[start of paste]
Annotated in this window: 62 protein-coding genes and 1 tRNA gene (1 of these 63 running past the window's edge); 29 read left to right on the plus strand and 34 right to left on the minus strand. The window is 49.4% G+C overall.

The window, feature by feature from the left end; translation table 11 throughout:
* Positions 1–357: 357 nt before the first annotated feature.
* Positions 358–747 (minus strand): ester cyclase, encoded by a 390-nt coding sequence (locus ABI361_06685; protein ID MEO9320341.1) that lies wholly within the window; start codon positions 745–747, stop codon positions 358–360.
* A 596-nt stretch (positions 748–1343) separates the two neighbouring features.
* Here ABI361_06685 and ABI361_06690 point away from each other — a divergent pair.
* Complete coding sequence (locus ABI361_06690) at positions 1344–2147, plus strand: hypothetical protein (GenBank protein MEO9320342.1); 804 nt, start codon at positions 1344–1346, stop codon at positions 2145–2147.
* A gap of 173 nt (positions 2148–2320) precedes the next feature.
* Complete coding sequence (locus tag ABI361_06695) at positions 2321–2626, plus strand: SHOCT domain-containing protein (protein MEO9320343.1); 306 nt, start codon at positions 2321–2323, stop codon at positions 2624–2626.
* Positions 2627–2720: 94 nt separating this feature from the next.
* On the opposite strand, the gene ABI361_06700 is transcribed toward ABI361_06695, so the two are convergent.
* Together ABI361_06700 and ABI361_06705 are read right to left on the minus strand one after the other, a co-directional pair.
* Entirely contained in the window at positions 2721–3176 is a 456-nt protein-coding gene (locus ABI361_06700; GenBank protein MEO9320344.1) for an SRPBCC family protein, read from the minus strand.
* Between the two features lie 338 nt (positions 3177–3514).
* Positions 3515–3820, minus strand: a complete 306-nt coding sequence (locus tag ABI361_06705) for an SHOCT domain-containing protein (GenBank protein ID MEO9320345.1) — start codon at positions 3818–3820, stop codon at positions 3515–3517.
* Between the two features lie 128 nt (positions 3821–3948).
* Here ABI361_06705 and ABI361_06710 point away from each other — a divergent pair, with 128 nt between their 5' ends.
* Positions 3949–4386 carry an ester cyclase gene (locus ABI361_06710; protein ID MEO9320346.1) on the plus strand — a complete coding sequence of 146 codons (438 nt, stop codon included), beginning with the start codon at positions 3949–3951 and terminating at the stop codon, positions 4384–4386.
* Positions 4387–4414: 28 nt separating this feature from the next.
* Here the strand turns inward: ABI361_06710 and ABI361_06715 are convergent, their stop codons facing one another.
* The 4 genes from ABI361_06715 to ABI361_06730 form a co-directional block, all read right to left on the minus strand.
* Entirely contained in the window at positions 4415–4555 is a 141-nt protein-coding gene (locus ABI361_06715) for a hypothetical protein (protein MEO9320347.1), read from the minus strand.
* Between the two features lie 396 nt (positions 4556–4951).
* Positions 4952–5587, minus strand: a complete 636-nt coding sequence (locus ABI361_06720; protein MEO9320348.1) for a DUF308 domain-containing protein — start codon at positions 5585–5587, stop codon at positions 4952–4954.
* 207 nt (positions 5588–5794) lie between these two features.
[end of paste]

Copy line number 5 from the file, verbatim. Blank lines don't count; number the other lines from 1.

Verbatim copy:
* A 596-nt stretch (positions 748–1343) separates the two neighbouring features.